This is a personal story of an object that was a gift to me by my partner this holiday season, a Santos figure at 32 inches tall of St. Francis.
And although I have a few Spanish Colonial Santos, this one is unique, because his finely wrought glass eyes follow me, and his mournful expression moves me.
The interest I have in works of art called Santos lies in the mix of cultures and craft traditions that they represent from the 18th and 19th centuries.
Saint effigies have been “in production” for centuries, but when the tradition of sculpting life-like figures of the Saints came to the Americas, a unique art form was born based on archetypes from Flanders, Spain and Italy. In areas such as ours with a heavy Spanish presence, those traditions were adopted by local artisans, who worked in an ancient style of carving based on local woods. The art was decorated with local pigments.
Since many Santos have been lovingly repaired (more about that later) over the years, the repairs themselves tell a story of changing traditions wrought by many hands.
In the case of a Santos, a repair or overpaint is actually a sign of authenticity and — devotion.
Before certain Holy Days, or during certain times of trouble, the faithful would “clean” and dress these figures.
For example, in the case of my St. Francis, his neck has been repaired at the back of his cowl, and not very professionally, and then overpainted with flesh colored house paint. This is to be expected. I also see signs of cleaning, a bit too rigorously, and traces of overpainting.
Due to his large scale, my St. Francis was likely used for public devotion, set into a church altar, for example. However, my partner also gave me a Santos figure of St. John (holding a book), which, because of its small scale, was used in a home altar. St. John is also broken and repaired, and his robe has been dotted with overpainted fake gold paint.
This palette of many colors is called “polychrome,” a tradition that flowed from Europe as a method of painting carved and gessoed wood.
The base is usually soft grained wood, overlayed with animal glue, with a coating of chalk and animal glue. Both are necessary for the next step, which is the paint surface.
Further reinforcing that my large St. Francis was used for public devotion is the richness of the colors used: He has areas of gold leaf, which is supported underneath by clay and glue, and his tunic is decorated with incised cross hatching, which imitates the texture of the fabric.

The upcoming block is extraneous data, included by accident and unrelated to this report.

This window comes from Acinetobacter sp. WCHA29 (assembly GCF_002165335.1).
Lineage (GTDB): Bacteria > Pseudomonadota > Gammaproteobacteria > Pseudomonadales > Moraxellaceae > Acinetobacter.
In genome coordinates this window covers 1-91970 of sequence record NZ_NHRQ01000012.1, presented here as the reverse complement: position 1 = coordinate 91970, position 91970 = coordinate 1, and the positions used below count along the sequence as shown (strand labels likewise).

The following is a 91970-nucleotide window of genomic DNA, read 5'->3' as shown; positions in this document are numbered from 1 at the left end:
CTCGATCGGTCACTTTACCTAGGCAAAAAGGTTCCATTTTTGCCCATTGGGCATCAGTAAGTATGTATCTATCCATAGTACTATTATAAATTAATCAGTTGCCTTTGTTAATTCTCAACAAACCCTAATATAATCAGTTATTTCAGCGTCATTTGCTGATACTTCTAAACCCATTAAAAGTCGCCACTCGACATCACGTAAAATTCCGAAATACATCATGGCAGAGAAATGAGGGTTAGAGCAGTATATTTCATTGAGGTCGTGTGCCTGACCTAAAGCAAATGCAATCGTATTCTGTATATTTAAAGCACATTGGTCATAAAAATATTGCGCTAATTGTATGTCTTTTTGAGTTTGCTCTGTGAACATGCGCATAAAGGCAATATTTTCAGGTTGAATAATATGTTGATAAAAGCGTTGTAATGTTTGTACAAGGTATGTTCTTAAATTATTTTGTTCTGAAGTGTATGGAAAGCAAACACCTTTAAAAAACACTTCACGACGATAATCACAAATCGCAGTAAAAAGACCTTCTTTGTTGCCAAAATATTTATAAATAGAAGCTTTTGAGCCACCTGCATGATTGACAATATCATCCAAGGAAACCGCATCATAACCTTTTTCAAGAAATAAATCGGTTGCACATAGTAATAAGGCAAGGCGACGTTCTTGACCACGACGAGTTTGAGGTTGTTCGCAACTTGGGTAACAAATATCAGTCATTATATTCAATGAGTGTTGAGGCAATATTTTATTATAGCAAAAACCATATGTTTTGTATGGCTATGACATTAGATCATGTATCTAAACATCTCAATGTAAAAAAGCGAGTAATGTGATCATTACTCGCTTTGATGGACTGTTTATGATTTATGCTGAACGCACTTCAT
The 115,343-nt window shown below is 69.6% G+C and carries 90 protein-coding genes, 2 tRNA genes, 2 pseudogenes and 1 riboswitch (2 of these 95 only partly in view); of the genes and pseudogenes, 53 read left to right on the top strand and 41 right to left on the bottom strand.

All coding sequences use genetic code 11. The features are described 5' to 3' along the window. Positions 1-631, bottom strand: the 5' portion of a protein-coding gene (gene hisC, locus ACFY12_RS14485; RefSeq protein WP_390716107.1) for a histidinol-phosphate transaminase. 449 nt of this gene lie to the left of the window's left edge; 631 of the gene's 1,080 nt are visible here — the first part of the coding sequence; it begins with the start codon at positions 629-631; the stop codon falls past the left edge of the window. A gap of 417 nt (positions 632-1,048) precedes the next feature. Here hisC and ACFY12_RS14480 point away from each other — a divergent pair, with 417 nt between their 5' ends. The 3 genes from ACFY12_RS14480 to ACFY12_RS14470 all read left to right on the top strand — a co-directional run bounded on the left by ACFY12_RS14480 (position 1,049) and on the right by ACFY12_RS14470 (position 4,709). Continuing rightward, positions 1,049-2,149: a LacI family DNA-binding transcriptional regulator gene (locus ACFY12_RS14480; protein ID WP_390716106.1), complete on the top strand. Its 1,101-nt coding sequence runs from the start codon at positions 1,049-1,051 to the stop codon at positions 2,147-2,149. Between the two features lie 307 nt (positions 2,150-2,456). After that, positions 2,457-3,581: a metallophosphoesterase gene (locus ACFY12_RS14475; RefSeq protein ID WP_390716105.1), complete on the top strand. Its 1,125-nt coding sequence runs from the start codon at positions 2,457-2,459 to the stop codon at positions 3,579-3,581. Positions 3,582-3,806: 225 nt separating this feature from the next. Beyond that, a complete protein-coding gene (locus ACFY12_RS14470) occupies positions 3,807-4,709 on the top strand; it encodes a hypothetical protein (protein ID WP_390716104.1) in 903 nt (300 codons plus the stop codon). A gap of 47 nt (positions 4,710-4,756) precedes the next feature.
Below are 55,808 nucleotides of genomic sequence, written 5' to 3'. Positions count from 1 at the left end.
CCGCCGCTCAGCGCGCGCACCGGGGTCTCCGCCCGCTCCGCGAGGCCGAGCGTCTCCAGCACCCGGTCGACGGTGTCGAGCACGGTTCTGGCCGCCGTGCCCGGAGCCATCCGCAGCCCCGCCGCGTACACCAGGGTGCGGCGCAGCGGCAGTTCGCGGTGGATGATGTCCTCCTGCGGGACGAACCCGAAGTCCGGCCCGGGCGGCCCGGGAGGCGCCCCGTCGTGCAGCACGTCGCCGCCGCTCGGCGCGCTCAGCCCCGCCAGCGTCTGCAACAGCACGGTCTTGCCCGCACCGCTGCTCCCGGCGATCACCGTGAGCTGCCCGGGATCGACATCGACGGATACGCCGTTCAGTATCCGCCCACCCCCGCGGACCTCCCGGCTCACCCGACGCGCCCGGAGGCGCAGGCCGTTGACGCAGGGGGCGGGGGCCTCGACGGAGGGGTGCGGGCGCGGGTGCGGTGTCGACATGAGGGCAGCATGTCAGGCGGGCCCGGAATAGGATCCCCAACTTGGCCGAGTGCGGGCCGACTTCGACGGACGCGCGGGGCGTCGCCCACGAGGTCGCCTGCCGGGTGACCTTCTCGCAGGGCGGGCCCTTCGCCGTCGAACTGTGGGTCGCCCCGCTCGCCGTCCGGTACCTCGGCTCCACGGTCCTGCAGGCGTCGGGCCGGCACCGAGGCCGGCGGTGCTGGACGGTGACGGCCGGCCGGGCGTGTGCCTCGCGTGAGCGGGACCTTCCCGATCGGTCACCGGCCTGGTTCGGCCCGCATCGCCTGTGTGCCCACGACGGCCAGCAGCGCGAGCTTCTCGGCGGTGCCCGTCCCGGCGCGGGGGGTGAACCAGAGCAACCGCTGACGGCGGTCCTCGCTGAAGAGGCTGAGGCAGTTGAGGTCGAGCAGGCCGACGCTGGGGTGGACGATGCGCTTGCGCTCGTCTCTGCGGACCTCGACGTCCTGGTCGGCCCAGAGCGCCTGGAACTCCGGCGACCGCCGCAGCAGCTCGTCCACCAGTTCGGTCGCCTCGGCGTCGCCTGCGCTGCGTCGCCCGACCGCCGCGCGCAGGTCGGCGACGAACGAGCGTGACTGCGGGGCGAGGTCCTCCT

The paint used was typically oil, but also we find tempera (paints in egg yolk).
Yes, St. Francis is a saint representing the wisdom of poverty, hence his dull colored brown/green vestment, but the richness of his sainthood and “message” is indicated by the gold leaf. Color is a clue: Blue was the most expensive color to use, as well as gold leaf. Brown or green was not expensive; thus we have the reality of poverty and holiness in one Santos.
Unlike works of art of the same period in two dimensions, a “refresh” of the paint surface indicated veneration of the saint. Local woods were used, but for the more public Santos, when imported woods arrived in ships from Cuba or Honduras, these were purchased at great price.
Conservators of such works have a difficult decision regarding restoration because these layers of paint do indicate care and love, and the idea of bringing a work back to the “original” condition is questionable.
Cleaning with modern restoration solvents is also discouraged, as the various layers of paint will react differently to these. For example, alcohol-based solvents will eat away at certain paints. The most conservative approach is the best: Keep the Santos out of changes of temperature and humidity because wood expands and contracts in those cases.
Where was my St. Francis created? Because of the life-life soulful expression on the face, and the human-like glass eyes, and the quality of the face molding, the work is Peruvian, late 18th century.
The expression on the face could not have been achieved in wood alone: The artisan used a mixture of wax, rosin and chalk to mold the fine dignified expression. The meticulously crafted glass eyes indicate a Peruvian origin, as these enriched the deeply expressive, mannerist style.
The aim was to create a Santos that imitated life. The eyes are so realistic the devotee would think that those eyes could see. And perhaps they do.
Dr. Elizabeth Stewart’s “Ask the Gold Digger” column appears Mondays in the News-Press.
Written after her father’s COVID-19 diagnosis, Dr. Stewart’s book “My Darlin’ Quarantine: Intimate Connections Created in Chaos” is a humorous collection of five “what-if” short stories that end in personal triumphs over present-day constrictions. It’s available at Chaucer’s in Santa Barbara.